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From Rick Hillegas <rick.hille...@oracle.com>
Subject Re: Strange collation
Date Wed, 13 Apr 2011 13:02:58 GMT
Hi Brett,

Some comments inline...

On 4/12/11 6:21 PM, Brett Wooldridge wrote:
> I have perhaps a misunderstanding/mis-expectation of a database 
> created with collation TERRITORY_BASED:PRIMARY.
>
> From the manual:
>
> "Territory based with collation strength PRIMARY. Specify this value 
> to make Derby behave similarly to many other databases, for which 
> PRIMARY is commonly the default. PRIMARY typically means that only 
> differences in base letters are considered significant, whereas 
> differences in accents or case are not considered significant."
>
> So, I was _hoping_ that indeed Derby would behave similarly to many 
> other databases, but ...
>
> Assume I create a database as follows:
>
> jdbc:derby:test;create=true;collation=TERRITORY_BASED:PRIMARY
>
>
> And create a table as follows:
>
>
> CREATE TABLE foo (
>
>    id INTEGER GENERATED BY DEFAULT AS IDENTITY,
>
>    column1 VARCHAR(255)
>
> )
>
>
> And insert a test row...
>
>
> INSERT INTO foo (column1) VALUES ('test')
>
>
> A "standard" query works as expected ...
>
>
> SELECT * FROM foo WHERE column1 LIKE 'TE%'
>
>
> ... does indeed perform a case in-sensitive LIKE as desired, and 
> returns this row:
>
>
> ID    COLUMN1
>
> -------------------------------
>
> 1      test
>
>
> So far, so good.  Now this query...
>
>
> SELECT * FROM foo WHERE id = '1'   -- Note the quoted '1' rather than 
> a raw 1
>
>
> ... returns this error:
>
>
> Error: Comparisons between 'INTEGER' and 'CHAR (UCS_BASIC)' are not 
> supported. Types must be comparable. String types must also have 
> matching collation. If collation does not match, a possible solution 
> is to cast operands to force them to the default collation (e.g.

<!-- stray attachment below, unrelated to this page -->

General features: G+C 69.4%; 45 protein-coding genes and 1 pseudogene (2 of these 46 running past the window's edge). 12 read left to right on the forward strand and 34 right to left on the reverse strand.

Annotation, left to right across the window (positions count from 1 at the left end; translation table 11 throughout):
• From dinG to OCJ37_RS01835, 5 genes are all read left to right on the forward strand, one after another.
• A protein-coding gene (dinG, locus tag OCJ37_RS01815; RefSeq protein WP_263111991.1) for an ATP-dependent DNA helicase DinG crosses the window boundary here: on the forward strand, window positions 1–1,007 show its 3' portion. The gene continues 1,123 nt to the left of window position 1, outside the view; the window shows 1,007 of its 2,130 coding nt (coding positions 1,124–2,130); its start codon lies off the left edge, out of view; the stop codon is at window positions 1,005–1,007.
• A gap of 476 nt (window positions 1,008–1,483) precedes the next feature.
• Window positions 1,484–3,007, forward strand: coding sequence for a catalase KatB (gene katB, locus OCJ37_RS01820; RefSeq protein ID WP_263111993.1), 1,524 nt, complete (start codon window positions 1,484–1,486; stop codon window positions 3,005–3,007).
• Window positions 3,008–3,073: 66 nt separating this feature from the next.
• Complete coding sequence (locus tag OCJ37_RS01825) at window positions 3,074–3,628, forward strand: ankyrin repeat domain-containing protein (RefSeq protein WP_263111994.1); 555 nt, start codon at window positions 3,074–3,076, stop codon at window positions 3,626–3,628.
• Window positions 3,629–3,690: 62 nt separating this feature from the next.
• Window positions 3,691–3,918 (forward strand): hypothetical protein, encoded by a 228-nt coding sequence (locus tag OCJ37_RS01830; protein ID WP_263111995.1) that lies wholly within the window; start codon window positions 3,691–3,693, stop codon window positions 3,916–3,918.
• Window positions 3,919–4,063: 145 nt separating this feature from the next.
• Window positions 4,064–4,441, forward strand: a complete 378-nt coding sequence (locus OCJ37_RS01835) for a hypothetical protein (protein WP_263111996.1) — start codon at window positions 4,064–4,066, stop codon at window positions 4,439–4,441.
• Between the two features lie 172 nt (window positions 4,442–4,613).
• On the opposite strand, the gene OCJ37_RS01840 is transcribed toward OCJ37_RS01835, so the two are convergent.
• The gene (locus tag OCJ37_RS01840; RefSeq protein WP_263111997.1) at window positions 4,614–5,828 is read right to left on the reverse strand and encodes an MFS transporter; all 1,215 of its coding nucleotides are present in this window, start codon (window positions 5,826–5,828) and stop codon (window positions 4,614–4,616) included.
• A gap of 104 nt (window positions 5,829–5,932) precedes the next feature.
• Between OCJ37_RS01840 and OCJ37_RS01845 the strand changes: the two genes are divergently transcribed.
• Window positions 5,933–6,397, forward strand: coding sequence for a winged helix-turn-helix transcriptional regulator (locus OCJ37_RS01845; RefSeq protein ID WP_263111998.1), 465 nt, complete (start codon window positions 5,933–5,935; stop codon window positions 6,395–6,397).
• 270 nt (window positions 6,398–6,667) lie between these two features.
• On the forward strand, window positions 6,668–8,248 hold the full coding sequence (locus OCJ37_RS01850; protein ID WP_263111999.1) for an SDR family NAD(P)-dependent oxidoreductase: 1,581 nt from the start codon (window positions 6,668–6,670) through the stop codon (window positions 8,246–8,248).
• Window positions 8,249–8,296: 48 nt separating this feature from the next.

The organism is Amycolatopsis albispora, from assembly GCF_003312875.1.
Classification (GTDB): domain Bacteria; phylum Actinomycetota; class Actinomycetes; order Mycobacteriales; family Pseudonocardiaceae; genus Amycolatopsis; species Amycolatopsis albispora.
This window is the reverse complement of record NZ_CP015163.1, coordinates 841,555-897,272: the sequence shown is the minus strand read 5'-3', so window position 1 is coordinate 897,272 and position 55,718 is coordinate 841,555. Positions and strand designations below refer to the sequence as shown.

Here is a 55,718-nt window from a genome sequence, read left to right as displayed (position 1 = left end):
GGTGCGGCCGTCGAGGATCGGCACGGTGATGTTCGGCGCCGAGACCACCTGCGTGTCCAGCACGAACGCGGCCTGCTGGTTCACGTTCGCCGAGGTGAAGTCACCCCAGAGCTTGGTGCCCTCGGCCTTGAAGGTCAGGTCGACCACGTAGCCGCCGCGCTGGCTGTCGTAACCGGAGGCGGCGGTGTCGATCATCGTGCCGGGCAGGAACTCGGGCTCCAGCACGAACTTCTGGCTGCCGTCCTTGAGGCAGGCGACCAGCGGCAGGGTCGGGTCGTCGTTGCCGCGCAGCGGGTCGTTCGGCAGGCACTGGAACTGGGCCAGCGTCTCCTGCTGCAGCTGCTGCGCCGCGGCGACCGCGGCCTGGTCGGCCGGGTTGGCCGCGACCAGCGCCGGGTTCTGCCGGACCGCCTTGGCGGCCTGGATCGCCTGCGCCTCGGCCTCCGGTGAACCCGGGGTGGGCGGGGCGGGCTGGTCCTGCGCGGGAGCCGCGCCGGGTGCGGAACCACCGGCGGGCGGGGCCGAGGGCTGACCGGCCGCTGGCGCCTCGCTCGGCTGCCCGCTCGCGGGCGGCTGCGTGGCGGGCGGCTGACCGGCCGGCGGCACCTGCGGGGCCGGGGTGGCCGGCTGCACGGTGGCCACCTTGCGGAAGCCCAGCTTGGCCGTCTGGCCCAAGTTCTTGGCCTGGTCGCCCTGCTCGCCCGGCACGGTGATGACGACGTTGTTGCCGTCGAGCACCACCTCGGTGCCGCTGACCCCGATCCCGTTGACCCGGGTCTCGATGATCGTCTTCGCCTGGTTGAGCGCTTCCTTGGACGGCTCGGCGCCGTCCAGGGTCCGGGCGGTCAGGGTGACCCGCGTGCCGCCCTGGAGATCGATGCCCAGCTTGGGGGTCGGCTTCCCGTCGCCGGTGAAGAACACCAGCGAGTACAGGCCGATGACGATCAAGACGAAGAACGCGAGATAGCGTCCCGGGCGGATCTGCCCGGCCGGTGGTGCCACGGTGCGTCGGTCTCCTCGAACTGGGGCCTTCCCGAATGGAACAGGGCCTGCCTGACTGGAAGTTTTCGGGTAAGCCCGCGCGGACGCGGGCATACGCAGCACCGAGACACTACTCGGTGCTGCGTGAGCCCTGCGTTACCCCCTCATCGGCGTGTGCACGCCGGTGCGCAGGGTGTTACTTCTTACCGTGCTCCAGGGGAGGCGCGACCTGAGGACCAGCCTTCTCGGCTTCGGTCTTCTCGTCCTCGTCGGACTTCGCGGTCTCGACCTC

> SELECT tablename FROM sys.systables WHERE CAST(tablename AS 
> VARCHAR(128)) = 'T1')
>
> SQLState:  42818
>
> ErrorCode: -1
>
This query also fails in vanilla databases which have no collation 
specified. This behavior is described in the Derby Reference Guide in 
the section titled "Data type assignments and comparison, sorting, and 
ordering".
>
>
> Unfortunately, this is VERY unlike other databases.  This is a trivial 
> query which I would expect to work.  If Derby knows the collation the 
> the database, why are casts not automatically performed?  I actually 
> encountered this error first with this query to list all tables:
>
>
> SELECT T2.* FROM SYS.SYSTABLES systabs, TABLE 
> (SYSCS_DIAG.SPACE_TABLE(systabs.tablename)) AS T2
>
> WHERE systabs.tabletype = 'T'
>
> ORDER BY isindex, conglomeratename
>
>
> Which returns a similar error whereby the only solution is to 
> CAST(systabs.tabletype AS CHAR).
>
>
> My company is, or rather was, in the process of switching our product 
> from Derby with default (UCS_BASIC) collation, to 
> TERRITORY_BASED:PRIMARY in order to solve performance issues related 
> to the inability to perform case in-sensitive queries (because using a 
> function like LCASE() will not use an index).
>
Another solution, but one which takes up more space, is to build an 
index on a generated column:

CREATE TABLE foo (

    id INTEGER GENERATED BY DEFAULT AS IDENTITY,

    column1 VARCHAR(255),
    column2 varchar(255) generated always as ( lower( column1 ) )

);
create index lfooidx on foo( column2, id );


select * from foo where column2 = 'abc';


Hope this helps,
-Rick
>
>
> Unfortunately, given the size of the code-base (several hundred 
> thousand lines), the fact that a myriad of these CAST related errors 
> could be hiding in nooks and crannies is forcing us to reconsider. 
>  Even if we _could_ find and correct all queries were something like 
> an INTEGER is being compared to a string, having to put CAST 
> everywhere we might interact with system tables seems gross.
>
>
> Is there any solution to this?  Any connection mode, startup 
> parameter, etc. that we're missing?  Is there any reason Derby 
> shouldn't perform these CAST automatically?  No other database I've 
> used (Oracle, SQL Server, MySQL, PostgreSQL, ...) seem to have this 
> problem.
>
>
> Thanks,
>
> Brett Wooldridge
>
>


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